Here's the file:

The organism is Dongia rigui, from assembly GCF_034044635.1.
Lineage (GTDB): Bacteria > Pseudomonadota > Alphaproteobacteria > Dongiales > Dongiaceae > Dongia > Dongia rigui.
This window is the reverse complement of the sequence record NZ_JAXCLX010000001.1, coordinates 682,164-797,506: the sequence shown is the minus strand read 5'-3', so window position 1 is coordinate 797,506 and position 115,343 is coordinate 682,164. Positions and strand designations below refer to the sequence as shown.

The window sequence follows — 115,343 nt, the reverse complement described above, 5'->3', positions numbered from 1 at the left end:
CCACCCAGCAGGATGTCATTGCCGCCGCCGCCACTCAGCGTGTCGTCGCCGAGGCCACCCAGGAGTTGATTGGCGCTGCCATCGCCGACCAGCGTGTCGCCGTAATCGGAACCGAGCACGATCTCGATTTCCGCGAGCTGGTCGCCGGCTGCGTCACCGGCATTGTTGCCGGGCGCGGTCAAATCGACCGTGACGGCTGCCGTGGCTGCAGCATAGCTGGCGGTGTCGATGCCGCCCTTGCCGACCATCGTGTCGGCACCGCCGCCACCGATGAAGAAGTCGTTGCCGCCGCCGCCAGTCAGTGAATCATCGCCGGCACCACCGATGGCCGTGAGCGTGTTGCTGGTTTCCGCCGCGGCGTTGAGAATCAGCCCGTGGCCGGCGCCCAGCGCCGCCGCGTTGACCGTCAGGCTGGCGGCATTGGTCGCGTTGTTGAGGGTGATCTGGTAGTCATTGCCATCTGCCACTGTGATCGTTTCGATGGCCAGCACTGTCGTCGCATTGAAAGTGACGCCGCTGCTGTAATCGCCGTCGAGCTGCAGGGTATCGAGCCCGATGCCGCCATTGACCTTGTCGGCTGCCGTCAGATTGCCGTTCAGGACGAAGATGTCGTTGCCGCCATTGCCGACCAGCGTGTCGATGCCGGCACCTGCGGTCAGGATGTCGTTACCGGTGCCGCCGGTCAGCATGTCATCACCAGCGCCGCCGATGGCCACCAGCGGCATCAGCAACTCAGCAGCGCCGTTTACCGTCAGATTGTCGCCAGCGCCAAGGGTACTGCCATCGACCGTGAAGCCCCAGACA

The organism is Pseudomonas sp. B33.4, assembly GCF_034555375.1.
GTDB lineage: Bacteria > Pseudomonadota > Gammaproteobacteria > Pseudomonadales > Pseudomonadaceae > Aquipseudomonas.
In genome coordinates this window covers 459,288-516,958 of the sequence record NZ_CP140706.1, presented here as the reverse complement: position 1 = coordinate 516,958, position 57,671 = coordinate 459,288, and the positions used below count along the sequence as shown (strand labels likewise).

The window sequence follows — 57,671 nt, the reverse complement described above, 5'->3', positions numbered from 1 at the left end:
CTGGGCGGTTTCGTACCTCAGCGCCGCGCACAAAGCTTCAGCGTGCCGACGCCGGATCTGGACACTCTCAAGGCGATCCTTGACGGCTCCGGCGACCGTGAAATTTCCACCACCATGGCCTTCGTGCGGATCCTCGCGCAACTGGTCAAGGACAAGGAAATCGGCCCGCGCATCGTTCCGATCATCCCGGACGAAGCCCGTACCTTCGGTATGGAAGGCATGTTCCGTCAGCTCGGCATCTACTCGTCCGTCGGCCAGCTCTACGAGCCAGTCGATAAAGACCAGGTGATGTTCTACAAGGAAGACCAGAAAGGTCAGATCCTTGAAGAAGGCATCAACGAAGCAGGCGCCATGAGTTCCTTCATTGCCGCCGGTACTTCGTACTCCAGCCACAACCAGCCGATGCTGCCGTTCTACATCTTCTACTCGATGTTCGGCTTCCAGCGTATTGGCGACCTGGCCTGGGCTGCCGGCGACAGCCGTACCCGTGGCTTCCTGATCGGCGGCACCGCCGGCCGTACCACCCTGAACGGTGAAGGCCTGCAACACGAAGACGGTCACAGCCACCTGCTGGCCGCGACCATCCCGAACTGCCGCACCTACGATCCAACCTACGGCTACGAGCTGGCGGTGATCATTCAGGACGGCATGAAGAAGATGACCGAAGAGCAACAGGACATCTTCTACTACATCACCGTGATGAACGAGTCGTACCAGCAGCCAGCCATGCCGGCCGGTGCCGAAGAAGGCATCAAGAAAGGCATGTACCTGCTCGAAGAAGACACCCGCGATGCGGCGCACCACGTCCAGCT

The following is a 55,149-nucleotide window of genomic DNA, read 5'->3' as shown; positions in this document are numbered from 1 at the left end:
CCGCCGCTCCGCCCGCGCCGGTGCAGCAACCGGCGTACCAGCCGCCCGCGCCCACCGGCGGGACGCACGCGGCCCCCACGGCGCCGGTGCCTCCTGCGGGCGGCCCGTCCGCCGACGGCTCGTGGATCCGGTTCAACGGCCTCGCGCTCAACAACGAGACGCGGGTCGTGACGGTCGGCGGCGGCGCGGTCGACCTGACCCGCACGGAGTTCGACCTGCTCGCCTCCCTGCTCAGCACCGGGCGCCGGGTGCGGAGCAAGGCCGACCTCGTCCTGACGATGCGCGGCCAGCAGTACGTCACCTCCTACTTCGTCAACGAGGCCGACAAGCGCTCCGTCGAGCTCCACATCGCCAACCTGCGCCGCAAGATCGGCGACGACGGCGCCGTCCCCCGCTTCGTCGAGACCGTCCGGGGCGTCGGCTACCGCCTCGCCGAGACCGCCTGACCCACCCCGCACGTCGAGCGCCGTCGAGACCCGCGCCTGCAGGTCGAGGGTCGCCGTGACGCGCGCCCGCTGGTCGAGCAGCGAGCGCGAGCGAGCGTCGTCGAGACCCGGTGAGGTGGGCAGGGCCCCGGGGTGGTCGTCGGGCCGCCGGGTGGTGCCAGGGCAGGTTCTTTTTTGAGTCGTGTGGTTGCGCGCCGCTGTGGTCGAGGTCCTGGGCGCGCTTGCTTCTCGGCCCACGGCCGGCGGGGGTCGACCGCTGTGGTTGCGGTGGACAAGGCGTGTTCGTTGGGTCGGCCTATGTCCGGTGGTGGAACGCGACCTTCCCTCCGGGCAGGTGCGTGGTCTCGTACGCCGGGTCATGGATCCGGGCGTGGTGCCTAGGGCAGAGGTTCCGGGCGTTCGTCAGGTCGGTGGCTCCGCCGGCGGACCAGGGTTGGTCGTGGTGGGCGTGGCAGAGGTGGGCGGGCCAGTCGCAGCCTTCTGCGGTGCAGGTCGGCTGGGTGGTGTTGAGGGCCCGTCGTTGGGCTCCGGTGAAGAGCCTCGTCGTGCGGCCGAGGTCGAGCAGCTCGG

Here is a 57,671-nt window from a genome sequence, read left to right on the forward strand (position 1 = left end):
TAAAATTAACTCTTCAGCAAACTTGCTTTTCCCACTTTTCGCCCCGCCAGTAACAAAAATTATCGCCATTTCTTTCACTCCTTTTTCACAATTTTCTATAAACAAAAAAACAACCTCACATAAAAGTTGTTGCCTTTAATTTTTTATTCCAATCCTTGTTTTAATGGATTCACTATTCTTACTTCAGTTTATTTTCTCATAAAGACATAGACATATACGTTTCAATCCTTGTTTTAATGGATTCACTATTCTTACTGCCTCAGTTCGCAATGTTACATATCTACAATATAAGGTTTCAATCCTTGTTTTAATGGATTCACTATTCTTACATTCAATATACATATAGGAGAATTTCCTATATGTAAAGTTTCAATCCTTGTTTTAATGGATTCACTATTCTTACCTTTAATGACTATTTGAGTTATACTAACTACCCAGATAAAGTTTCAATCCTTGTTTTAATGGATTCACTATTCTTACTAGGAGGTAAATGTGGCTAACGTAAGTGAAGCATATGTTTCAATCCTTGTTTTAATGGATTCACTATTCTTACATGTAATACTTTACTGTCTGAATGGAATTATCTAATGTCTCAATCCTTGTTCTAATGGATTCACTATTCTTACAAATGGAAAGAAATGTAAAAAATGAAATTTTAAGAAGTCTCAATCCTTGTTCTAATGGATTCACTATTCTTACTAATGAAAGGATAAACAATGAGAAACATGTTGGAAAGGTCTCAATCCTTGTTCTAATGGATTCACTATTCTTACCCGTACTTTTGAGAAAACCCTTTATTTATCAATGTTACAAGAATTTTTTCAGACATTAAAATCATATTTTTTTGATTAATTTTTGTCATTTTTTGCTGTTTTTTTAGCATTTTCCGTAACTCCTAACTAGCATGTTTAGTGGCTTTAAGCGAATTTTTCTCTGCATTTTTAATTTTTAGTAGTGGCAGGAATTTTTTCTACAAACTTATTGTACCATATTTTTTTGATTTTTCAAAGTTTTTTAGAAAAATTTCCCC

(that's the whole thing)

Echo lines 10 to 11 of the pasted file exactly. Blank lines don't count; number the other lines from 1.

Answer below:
CTGGGCGGTTTCGTACCTCAGCGCCGCGCACAAAGCTTCAGCGTGCCGACGCCGGATCTGGACACTCTCAAGGCGATCCTTGACGGCTCCGGCGACCGTGAAATTTCCACCACCATGGCCTTCGTGCGGATCCTCGCGCAACTGGTCAAGGACAAGGAAATCGGCCCGCGCATCGTTCCGATCATCCCGGACGAAGCCCGTACCTTCGGTATGGAAGGCATGTTCCGTCAGCTCGGCATCTACTCGTCCGTCGGCCAGCTCTACGAGCCAGTCGATAAAGACCAGGTGATGTTCTACAAGGAAGACCAGAAAGGTCAGATCCTTGAAGAAGGCATCAACGAAGCAGGCGCCATGAGTTCCTTCATTGCCGCCGGTACTTCGTACTCCAGCCACAACCAGCCGATGCTGCCGTTCTACATCTTCTACTCGATGTTCGGCTTCCAGCGTATTGGCGACCTGGCCTGGGCTGCCGGCGACAGCCGTACCCGTGGCTTCCTGATCGGCGGCACCGCCGGCCGTACCACCCTGAACGGTGAAGGCCTGCAACACGAAGACGGTCACAGCCACCTGCTGGCCGCGACCATCCCGAACTGCCGCACCTACGATCCAACCTACGGCTACGAGCTGGCGGTGATCATTCAGGACGGCATGAAGAAGATGACCGAAGAGCAACAGGACATCTTCTACTACATCACCGTGATGAACGAGTCGTACCAGCAGCCAGCCATGCCGGCCGGTGCCGAAGAAGGCATCAAGAAAGGCATGTACCTGCTCGAAGAAGACACCCGCGATGCGGCGCACCACGTCCAGCT

The following is a 55,149-nucleotide window of genomic DNA, read 5'->3' as shown; positions in this document are numbered from 1 at the left end: